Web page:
By Jason Stemm (@NYCubsFan)
I love the Olympics. Every four years we see the most talented athletes in the world compete, hoping their skill, timing and focus converge at just the right moment to be a champion. Restaurant operators are not new to this pressure to perform, even if the stakes aren’t quite as high as they are on the world stage. Of course getting a meal out hot or making sure the coffee lid is on tight before handing it through the drive-thru window doesn’t provide the same pressure (or reward), they do have the expectation to consistently perform for their customers.
No QSR is more synonymous with the Olympics than McDonald’s, and the golden arches could learn something from the gold-medal-winning U.S. women’s gymnastics team: Focus. For years these ladies have dedicated their lives to a narrow discipline to do it better than anyone else. McKayla Maroney isn’t flying off the vault then over to the beach volleyball court to team up with Misty May. But over recent decades, McDonald’s has lost that focus as a value-driven burger joint and let other specialists, such as Chipotle and Five Guys, rise up the rankings and win market share.
It started when they added premium burgers like the Big Mac, then expanding their menu to breakfast. Salads followed in the 90’s, and in recent years, smoothies and gourmet coffee have been added. As they try to meet every customer’s needs, they have lost the focus that made them so profitable.
Conversely, specialists have found another way to offer customers choice, through customization. Chipotle claims that there are over 60,000 different combinations for a customer to build their meal from a line of 16 ingredients. If you travel to Texas and enter a FREEBIRDS, you will have 2.2 trillion different burrito combinations to choose from. On the burger side, no concept is hotter than Five Guys, where customization is encouraged. Beyond the basic burger options are 15 free toppings that offer 250,000 burger combinations. I guess McDonald’s is going to have to come up with some more menu items to compete.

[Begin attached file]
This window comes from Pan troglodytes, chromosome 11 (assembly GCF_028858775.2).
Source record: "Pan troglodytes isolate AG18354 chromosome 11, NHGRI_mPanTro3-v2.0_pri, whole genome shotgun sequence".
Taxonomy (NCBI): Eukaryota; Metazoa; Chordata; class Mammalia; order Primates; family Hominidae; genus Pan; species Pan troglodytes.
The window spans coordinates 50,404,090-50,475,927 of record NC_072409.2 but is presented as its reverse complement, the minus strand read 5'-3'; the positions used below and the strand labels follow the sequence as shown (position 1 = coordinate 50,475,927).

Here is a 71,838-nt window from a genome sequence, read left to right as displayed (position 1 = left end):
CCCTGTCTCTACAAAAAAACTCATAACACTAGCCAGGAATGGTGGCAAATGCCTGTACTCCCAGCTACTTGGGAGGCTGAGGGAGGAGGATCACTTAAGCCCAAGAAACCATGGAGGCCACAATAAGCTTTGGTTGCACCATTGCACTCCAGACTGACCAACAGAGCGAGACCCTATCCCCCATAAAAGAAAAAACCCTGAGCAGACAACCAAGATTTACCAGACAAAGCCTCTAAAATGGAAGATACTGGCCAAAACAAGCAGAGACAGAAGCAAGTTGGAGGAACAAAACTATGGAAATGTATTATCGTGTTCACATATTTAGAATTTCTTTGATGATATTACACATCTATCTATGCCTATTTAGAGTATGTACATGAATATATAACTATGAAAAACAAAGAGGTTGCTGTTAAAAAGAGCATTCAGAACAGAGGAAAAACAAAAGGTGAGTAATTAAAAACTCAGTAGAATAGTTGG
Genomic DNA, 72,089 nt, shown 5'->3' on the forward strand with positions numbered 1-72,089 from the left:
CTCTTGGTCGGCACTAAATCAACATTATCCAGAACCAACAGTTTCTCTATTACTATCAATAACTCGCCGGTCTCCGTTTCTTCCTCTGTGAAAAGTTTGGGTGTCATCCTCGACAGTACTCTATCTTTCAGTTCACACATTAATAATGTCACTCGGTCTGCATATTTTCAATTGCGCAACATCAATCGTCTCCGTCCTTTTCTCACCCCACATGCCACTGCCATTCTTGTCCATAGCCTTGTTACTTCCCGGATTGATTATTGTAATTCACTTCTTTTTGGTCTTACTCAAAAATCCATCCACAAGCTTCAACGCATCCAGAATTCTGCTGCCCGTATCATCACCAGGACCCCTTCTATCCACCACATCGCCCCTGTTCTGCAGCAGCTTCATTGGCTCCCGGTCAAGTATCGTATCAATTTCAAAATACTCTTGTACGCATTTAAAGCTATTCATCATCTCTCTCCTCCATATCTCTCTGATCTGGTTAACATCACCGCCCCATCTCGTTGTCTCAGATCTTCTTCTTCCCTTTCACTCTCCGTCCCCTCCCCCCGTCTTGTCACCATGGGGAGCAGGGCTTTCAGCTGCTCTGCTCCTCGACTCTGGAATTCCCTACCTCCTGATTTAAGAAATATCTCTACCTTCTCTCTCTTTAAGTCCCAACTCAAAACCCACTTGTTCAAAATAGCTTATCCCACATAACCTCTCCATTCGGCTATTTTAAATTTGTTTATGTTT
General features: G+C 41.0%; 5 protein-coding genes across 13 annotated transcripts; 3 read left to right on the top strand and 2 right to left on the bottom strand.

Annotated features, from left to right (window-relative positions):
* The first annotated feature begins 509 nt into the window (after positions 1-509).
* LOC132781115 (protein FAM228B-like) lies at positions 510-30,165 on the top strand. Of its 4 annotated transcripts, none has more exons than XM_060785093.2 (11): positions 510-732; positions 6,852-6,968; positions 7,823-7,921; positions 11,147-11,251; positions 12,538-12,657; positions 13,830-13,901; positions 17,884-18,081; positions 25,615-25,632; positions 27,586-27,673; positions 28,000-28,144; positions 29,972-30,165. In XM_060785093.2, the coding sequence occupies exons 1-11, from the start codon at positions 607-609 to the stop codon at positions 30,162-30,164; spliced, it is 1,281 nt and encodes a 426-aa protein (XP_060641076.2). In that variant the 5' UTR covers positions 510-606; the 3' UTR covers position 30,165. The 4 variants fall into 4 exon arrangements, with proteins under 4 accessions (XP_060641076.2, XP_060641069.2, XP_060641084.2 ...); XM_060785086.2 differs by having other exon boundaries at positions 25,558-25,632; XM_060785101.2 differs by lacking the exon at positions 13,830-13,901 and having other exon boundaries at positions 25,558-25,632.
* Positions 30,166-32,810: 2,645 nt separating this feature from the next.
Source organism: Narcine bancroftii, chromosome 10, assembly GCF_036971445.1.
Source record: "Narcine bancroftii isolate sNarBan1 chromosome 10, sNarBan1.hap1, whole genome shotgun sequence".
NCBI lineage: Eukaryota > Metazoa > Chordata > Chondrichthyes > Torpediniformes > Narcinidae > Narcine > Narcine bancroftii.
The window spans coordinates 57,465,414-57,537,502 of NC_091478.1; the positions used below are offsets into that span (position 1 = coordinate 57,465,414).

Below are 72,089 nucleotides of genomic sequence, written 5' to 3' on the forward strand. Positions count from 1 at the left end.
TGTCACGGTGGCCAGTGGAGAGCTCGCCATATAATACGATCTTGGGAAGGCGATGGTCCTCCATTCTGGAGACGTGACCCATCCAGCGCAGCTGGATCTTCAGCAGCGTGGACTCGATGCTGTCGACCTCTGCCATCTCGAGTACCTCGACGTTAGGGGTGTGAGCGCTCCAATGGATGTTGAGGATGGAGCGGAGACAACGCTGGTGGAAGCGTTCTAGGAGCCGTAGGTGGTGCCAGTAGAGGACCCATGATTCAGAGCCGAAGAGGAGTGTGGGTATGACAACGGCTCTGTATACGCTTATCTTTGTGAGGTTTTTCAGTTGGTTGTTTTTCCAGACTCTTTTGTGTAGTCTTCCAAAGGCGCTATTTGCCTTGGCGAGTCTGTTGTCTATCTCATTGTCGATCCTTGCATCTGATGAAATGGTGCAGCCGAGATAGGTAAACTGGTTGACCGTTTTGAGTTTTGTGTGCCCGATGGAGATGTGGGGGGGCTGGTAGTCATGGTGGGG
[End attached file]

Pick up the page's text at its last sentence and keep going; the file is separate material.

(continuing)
It looks like Subway is beginning to lose focus. They were the first concept to really run with on the spot customization by customers, and were able to establish themselves as a value brand with the tremendous success of the $5 foot long promotion. It coincided with a tough economic situation and drew in customers allowing the chain to surpass McDonald’s in total locations. Since then, Subway has introduced a line of premium subs and expanded into breakfast. Sound familiar?
In its effort for consistency, McDonald’s has not had a history of customization. Just ask for them to hold the pickles during a Manhattan lunch rush and enjoy the glare you are likely to receive. They have intentionally tried to minimize the amount of assembly needed in each unit in an effort to maximize speed, consistency and experience.
McDonald’s has struggled while its main rivals, Wendy’s and Burger King, have enjoyed strong 2Q sales. I like to think it is due in large part to the baked sweet potato and sweet potato fries they have respectively added to their menu. They have both stayed closer to their brand focus and customer expectations with menu expansions. LTO items like the Son of a Baconator and Bacon Sundae have helped add excitement and traffic. The real growth in QSR, however, will continue to be the concepts that have a laser focus and offer both customization and consistency. If someone wants a salad they will go to Saladworks and create their own from over 50 ingredients rather than picking one of the ten salads that McDonald’s offers.
As the Olympics move into their second week, and the track and field events begin, hopefully Don Thompson will focus more on the marathoners than the decathletes. If recent comments about his focus on chicken are any indication, he does show that he is looking at the long-term picture. They are too far down the road to go back to a value burger joint, but they can continue to focus on being a value QSR operator.